Family Based Petitions
Before you file any
documents, it is helpful to understand that spouse means
lawful husband or wife. In order to successfully
petition for an immigrant visa for your spouse, your
relationship with your spouse must be established and
your spouse must be admissible to the United States
under the immigration law.
A legal immigrant (or
lawful permanent resident) is a foreign national who has
been granted the privilege of living and working
permanently in the United States. There is a three-step
process for your spouse to become a legal immigrant:
- The USCIS must
approve an immigrant visa petition that you file for
- The State
Department visa bulletin must show that a spouse
immigrant visa is available to your spouse, based on
the date you filed the immigrant visa application.
- If your spouse is
outside the United States when your visa petition is
approved and when an immigrant visa number (if
required) becomes available, your spouse will be
notified to go to the local U.S. consulate to
complete the processing for an immigrant visa. If
your spouse is legally inside the U.S. when your
visa petition is approved and when an immigrant visa
number (if required) becomes available, he or she
may use the Form I-485 to apply to adjust his or her
status to that of a lawful permanent resident.
If you are a U.S.
citizen, your spouse is considered an immediate relative
and is immediately eligible for an immigrant visa if
your petition is approved. Generally, if your spouse is
in the U.S. (through a lawful admission or parole) at
the time you file the Form I-130, Petition for Alien
Relative, your spouse may file a Form I-485, Application
to Register Permanent Residence or to Adjust Status at
the same time. For more information, your spouse should
refer to Adjustment of Status. If he or she is outside
the U.S., your spouse will need to go to the nearest
U.S. consulate to apply for an immigrant visa.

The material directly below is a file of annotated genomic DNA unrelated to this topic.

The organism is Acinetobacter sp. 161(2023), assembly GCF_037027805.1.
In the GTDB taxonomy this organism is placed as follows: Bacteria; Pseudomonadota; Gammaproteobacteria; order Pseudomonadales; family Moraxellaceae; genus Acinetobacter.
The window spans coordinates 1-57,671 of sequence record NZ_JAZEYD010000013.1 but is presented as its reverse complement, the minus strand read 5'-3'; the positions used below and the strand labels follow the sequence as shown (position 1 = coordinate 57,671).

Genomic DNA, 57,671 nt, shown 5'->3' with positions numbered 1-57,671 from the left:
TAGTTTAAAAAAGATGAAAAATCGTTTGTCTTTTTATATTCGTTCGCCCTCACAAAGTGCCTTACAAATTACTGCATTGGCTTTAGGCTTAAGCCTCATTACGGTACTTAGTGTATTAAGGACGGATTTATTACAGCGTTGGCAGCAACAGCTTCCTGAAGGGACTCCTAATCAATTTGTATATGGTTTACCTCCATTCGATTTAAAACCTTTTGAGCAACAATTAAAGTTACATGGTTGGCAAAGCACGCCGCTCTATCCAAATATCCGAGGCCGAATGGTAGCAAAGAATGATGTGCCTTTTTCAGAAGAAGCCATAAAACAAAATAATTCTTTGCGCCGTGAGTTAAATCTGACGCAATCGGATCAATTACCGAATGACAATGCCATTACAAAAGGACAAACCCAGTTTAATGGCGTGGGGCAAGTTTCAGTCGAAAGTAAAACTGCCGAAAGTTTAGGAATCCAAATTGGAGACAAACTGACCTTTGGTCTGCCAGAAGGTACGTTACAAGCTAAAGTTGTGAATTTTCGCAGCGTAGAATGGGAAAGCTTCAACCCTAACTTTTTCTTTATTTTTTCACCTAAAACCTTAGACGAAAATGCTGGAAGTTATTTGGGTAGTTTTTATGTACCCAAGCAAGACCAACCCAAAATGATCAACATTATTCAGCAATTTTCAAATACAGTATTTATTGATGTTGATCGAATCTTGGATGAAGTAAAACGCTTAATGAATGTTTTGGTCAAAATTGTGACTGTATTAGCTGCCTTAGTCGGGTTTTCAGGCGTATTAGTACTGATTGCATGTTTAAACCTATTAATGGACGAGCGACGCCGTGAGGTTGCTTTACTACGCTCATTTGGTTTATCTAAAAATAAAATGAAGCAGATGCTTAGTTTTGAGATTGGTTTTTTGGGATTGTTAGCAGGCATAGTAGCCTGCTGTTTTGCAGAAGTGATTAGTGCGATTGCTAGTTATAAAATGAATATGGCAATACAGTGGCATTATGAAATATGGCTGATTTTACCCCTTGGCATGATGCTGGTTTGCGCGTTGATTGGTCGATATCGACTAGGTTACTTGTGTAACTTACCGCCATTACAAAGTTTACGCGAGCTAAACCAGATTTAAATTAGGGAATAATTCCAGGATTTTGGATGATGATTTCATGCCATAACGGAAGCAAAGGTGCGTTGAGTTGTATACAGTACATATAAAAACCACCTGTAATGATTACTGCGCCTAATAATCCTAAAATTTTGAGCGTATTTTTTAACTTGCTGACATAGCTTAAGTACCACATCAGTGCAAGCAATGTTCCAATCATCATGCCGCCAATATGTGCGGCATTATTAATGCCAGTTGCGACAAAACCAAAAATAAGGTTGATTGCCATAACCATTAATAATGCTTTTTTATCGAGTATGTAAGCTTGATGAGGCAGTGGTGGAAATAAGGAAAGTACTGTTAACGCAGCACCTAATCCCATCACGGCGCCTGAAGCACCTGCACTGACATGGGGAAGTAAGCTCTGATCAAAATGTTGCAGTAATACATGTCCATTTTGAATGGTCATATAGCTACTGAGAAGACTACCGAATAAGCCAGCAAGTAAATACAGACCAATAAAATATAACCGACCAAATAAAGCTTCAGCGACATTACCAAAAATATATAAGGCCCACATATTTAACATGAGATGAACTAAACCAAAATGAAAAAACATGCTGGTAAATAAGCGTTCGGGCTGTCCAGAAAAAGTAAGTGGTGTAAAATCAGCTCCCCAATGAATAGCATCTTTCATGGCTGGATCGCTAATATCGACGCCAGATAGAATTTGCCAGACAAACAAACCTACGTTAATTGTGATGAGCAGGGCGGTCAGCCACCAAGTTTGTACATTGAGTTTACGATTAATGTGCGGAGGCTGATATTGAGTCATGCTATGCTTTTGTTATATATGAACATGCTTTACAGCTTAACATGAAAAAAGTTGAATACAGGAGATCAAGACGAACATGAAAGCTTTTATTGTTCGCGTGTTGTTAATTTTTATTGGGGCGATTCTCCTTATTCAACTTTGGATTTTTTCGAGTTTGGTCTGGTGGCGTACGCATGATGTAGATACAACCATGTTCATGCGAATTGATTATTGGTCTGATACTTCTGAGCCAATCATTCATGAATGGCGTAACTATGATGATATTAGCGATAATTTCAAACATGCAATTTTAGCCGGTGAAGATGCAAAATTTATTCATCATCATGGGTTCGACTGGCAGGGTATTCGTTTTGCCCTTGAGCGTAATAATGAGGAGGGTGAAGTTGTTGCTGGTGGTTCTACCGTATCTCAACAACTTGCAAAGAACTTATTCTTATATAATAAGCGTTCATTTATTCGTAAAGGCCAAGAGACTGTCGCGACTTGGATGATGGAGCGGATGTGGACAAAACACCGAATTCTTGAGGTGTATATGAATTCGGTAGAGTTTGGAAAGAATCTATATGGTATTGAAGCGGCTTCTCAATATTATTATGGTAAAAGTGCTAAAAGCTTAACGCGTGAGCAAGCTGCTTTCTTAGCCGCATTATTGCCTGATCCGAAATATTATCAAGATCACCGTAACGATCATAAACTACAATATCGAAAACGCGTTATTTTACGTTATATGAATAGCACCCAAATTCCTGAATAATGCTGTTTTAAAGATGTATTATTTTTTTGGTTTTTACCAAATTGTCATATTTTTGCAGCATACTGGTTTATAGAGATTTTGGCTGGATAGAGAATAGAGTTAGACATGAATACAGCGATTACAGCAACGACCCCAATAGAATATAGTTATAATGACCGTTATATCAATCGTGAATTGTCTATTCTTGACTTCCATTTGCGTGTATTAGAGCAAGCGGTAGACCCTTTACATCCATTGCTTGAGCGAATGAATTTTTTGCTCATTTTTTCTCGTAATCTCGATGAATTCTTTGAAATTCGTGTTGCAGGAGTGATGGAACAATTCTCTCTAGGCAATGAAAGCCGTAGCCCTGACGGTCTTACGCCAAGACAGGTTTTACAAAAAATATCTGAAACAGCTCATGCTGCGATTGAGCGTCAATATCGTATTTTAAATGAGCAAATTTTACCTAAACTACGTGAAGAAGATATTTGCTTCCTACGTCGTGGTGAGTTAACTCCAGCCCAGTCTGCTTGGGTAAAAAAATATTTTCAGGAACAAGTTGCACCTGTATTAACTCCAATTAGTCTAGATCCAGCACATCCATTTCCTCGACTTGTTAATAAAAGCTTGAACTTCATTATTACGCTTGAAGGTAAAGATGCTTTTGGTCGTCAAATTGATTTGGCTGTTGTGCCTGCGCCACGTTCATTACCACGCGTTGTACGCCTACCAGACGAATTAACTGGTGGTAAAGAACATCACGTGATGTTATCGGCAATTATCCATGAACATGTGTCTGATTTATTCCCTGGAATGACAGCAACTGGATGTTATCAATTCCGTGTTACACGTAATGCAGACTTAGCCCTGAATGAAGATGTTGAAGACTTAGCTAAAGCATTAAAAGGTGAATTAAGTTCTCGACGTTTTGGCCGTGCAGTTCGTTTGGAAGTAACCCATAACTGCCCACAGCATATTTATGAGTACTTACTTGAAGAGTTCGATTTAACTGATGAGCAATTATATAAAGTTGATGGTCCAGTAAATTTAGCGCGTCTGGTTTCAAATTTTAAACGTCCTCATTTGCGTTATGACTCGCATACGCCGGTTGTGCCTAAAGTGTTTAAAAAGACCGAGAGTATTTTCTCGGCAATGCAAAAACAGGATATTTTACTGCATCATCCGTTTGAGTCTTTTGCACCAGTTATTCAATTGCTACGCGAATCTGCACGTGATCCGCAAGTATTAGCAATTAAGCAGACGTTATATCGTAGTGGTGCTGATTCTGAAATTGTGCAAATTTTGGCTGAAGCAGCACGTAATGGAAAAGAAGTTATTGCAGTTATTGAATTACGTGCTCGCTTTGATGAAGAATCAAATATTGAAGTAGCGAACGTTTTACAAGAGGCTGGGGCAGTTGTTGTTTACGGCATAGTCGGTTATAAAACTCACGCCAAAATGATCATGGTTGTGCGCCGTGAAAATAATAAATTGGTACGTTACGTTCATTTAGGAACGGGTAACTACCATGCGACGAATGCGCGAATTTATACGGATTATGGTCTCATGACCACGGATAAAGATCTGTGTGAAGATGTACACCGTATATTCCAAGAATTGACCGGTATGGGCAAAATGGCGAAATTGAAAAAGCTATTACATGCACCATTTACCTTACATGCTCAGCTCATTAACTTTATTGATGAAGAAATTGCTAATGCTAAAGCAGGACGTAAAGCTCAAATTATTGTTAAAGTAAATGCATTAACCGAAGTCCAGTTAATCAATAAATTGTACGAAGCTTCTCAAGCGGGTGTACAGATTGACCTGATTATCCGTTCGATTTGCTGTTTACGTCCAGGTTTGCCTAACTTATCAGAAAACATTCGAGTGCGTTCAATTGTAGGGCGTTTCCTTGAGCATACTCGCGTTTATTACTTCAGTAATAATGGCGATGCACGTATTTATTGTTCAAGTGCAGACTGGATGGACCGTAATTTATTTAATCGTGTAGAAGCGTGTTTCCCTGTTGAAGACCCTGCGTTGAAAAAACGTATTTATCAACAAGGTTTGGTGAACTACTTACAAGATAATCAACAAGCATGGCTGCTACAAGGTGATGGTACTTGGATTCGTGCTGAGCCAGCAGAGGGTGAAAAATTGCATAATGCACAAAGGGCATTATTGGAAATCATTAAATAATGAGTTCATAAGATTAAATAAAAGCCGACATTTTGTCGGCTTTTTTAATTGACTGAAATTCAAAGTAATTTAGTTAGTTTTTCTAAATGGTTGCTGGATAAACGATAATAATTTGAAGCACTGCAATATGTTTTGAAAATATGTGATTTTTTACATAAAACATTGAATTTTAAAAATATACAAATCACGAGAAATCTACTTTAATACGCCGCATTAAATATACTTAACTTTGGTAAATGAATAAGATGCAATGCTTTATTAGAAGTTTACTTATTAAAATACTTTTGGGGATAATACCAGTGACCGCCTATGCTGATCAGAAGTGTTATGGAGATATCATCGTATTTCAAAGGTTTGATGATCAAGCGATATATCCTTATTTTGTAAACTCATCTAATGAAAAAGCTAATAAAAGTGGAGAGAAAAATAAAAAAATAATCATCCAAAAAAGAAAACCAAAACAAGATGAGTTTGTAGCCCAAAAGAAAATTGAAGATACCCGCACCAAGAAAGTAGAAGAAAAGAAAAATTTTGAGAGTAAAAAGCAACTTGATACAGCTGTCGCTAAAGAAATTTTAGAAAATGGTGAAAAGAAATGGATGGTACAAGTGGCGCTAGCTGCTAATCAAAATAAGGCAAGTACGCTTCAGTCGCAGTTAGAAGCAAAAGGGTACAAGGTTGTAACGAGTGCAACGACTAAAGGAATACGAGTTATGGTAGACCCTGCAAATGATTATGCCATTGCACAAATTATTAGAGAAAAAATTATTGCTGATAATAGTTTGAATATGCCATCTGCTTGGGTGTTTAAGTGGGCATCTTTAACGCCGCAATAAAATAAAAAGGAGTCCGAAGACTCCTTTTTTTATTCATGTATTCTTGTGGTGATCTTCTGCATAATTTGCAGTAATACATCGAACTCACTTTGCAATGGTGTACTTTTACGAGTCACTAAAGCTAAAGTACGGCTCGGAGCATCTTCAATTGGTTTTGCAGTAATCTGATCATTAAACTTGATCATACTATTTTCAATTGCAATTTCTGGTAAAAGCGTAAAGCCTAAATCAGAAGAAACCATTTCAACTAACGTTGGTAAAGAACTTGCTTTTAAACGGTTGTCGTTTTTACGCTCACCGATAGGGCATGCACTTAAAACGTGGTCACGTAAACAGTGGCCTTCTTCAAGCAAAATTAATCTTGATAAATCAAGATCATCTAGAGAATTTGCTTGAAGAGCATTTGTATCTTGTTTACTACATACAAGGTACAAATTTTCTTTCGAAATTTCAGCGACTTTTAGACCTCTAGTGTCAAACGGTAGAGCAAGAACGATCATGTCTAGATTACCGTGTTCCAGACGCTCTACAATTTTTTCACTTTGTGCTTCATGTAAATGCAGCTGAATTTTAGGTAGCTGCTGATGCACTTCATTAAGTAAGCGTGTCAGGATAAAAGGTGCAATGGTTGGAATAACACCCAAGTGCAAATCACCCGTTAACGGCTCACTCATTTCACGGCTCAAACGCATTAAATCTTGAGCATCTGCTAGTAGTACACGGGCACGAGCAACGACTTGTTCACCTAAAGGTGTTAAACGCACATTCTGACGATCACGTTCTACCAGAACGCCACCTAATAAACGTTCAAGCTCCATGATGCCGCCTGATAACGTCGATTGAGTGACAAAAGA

Lawful Permanent Residents
If you are a lawful
permanent resident and your petition for your spouse is
approved, your spouse will be notified by the Department
of State when a visa number becomes available. If your
spouse is outside of the United States at the time of
notification, he or she must then go to the local U.S.
consulate to complete visa processing. If your spouse is
inside the U.S. through a lawful admission or parole and
is maintaining that status at the time of notification,
he or she may file the Form I-485 when the visa number
becomes available. If you do not have the visa number
issued by the Department of State, you must wait for a
number to become current. Your spouse may need to depart
the United States to avoid accruing unlawful presence.
If you were married to
your spouse before you became a permanent resident, your
spouse may be eligible to receive following-to-join
benefits. This means that you would not have to submit a
separate Form I-130, Petition for Alien Relative, for
your spouse, and your spouse would not have to wait any
extra time for an immigrant visa to become available.
If you have been
married less than two years when your spouse is granted
lawful permanent resident status, your spouse will
receive permanent resident status on a conditional
basis. You and your spouse must apply together to remove
the conditions on residence. Please note you must apply
to remove conditional status within 90 days before the
2-year anniversary of the award date of your spouse’s
conditional legal permanent resident status. If you fail
to file during this time, your spouse will be considered
out of status as of the 2-year anniversary, and may be
subject to removal from the U.S. For more information,
please see Removing Conditions on Permanent Residence
Based on Marriage.
Can My Spouse
Come to the U.S. to Live While the Visa Petition Is
If you are a U.S.
Citizen, once you file form I-130, your spouse is
eligible to apply for a nonimmigrant K-3 Visa . This
will entitle him or her to come to the U.S. to live and
work while the visa petition is pending. The form to
file for this benefit is Form I-129F. It is not
necessary for your spouse to obtain a K-3 visa in order
to come to the U.S. to live and work. Your spouse may
wait abroad for immigrant visa processing. However,
seeking a K-3 visa can be a method for him or her to
come the the U.S. more quickly.
If you are a Legal
Permanent Resident (LPR) and you have filed for
for your spouse and/or minor children prior to 12/22/00,
your spouse and/or children may be eligible for the V
visa classification if more than three years have passed
since the I-130 was filed.